When to Use - The outline format can be used if the lecture is presented in outline organization. This may be either deductive (regular outline) or inductive (reverse outline where minor points start building to a major point). Use this format when there is enough time in the lecture to think about and make organization decisions when they are needed. This format can be most effective when your note-taking skills are super sharp and you can handle the outlining regardless of the note-taking situation.
What the Outlining Method Looks Like:
Starting pts. for an economic system
- All people act selfishly (economically)
-- Two broad types of markets:
- Product markets (output) - market activity selfish
Seller - firms such as corporations; maximize profits
Consumers - buyers; maximize utility
- Factor market (input)
Sellers - labororers; workers; maximize wages; minimize effort
Buyers - firms; maximize profits
- Product markets (output) - market activity selfish
- All markets structural - great #'s of buyers & sellers; Market is competitive - no single buyer or seller influences the outcome.
Mapping is a method that uses comprehension/concentration skills and evolves in a notetaking form which relates each fact or idea to every other fact or idea. Mapping is a graphic representation of the content of a lecture. It is a method that maximizes active participation, affords immediate knowledge as to its understanding, and emphasizes critical thinking.
Advantages - This format helps you to visually track your lecture regardless of conditions. Little thinking is needed and relationships can easily be seen. It is also easy to edit your notes by adding numbers, marks, and color coding. Review will call for you to restructure thought processes which will force you to check understanding. Review by covering lines for memory drill and relationships. Main points can be written on flash or note cards and pieced together into a table or larger structure at a later date.
Disadvantages - You may not hear changes in content from major points to facts.
When to Use - Use when the lecture content is heavy and well-organized. May also be used effectively when you have a guest lecturer and have no idea how the lecture is going to be presented.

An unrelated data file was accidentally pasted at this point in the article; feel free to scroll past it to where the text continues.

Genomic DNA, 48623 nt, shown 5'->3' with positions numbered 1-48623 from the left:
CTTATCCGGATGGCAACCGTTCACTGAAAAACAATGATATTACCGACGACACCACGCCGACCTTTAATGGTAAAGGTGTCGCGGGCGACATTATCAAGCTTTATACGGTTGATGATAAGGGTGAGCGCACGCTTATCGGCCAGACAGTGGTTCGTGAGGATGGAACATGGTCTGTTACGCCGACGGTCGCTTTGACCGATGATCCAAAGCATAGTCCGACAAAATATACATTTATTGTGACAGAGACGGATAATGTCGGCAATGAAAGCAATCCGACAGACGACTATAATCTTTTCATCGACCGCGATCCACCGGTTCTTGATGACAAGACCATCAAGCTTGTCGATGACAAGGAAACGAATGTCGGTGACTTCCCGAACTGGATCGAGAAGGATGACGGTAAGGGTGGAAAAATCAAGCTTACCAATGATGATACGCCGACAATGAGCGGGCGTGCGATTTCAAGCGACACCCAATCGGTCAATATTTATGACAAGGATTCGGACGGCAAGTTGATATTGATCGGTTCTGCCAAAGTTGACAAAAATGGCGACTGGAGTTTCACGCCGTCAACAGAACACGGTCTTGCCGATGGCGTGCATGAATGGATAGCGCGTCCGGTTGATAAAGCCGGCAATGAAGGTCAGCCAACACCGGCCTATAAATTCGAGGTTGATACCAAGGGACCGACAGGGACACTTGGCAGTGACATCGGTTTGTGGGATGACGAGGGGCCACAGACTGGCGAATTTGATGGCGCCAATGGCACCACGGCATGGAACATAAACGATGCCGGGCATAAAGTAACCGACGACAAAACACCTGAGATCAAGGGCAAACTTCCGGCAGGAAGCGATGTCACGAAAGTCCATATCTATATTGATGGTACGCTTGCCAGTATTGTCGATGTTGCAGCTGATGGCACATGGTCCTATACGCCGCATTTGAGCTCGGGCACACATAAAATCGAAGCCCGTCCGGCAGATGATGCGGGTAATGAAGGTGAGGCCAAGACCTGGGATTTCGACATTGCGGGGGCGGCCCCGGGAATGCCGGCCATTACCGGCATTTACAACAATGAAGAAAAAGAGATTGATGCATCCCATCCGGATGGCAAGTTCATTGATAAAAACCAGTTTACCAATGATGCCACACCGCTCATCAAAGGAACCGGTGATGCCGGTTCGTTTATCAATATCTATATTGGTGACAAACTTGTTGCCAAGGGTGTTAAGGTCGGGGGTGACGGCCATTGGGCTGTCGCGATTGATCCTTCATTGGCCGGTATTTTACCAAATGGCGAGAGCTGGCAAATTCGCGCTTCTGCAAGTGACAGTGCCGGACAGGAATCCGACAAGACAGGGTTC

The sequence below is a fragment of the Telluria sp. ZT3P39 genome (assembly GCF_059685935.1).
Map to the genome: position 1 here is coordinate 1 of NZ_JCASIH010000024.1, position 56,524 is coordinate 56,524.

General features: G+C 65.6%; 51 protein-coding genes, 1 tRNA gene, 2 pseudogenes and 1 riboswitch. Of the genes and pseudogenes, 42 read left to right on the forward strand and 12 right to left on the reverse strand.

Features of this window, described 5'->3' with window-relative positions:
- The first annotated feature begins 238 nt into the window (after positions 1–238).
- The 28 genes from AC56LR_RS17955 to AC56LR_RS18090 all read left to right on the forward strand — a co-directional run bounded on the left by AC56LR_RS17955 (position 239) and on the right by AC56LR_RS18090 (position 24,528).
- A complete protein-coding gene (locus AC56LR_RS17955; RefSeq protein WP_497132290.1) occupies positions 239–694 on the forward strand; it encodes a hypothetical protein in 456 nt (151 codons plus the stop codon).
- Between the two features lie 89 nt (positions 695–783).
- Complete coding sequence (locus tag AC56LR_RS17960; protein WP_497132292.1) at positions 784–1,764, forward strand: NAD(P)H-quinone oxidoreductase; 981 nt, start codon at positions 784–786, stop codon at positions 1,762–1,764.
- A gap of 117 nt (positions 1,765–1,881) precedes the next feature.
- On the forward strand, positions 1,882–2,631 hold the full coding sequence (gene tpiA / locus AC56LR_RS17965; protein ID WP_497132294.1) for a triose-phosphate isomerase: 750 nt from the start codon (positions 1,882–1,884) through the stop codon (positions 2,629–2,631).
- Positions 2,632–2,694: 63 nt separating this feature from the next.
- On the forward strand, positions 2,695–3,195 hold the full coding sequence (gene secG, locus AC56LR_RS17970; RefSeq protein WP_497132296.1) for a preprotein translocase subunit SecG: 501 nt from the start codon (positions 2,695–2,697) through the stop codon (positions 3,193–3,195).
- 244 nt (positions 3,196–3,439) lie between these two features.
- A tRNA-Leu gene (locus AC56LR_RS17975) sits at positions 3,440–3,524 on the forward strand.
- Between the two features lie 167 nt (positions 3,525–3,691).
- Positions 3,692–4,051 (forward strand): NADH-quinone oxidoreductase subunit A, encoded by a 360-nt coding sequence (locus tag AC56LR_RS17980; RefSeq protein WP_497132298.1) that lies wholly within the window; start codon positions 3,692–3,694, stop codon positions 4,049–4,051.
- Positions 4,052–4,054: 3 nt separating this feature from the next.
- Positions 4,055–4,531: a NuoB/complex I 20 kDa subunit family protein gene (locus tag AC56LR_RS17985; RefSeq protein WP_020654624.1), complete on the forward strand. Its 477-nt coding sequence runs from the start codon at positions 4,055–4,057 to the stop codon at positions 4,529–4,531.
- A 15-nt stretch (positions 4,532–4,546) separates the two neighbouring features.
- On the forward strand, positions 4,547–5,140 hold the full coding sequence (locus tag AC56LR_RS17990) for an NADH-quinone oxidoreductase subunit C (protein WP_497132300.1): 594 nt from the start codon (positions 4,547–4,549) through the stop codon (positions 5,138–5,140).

What the Mapping Method Looks Like:
Download this PDF document to see an example of the Mapping Method.
If the lecture format is distinct (such as chronological), you may set up your paper by drawing columns and labeling appropriate headings in a table.
Method - Determine the categories to be covered in the lecture. Set up your paper in advance by columns headed by these categories. As you listen to the lecture, record information (words, phrases, main ideas, etc.) into the appropriate category.
Advantages - Helps you track conversation and dialogues where you would normally be confused and lose out on relevant content. Reduces amount of writing necessary. Provides easy review mechanism for both memorization of facts and study of comparisons and relationships.
Disadvantages - few disadvantages except learning how to use the system and locating the appropriate categories. You must be able to understand what's happening in the lecture
When to Use - Test will focus on both facts and relationships. Content is heavy and presented fast. You want to reduce the amount of time you spend editing and reviewing at test time. You want to get an overview of the whole course on one big paper sequence.
What the Charting Method Looks Like:
Method - Write every new thought, fact or topic on a separate line, numbering as you progress.
Advantages - Slightly more organized than the paragraph. Gets more or all of the information. Thinking to tract content is still limited.
Disadvantages - Can't determine major/minor points from the numbered sequence. Difficult to edit without having to rewrite by clustering points which are related. Difficult to review unless editing cleans up relationship.
When to Use - Use when the lecture is somewhat organized, but heavy with content which comes fast. You can hear the different points, but you don't know how they fit together. The instructor tends to present in point fashion, but not in grouping such as "three related points."
What the Sentence Method Looks Like:
A revolution is any occurrence that affects other aspects of life, such as economic life, social life, and so forth. Therefore revolutions cause change. (See page 29 to 30 in your text about this.)
Revolution - occurrence that affects other aspects of life: e.g., econ., socl., etc. C.f. text, pp. 29-30
Melville did not try to represent life as it really was. The language of Ahab, Starbuck, and Ishmael, for instance, was not that of real life.
Mel didn't repr. life as was; e.g., lang. of Ahab, etc. not of real life.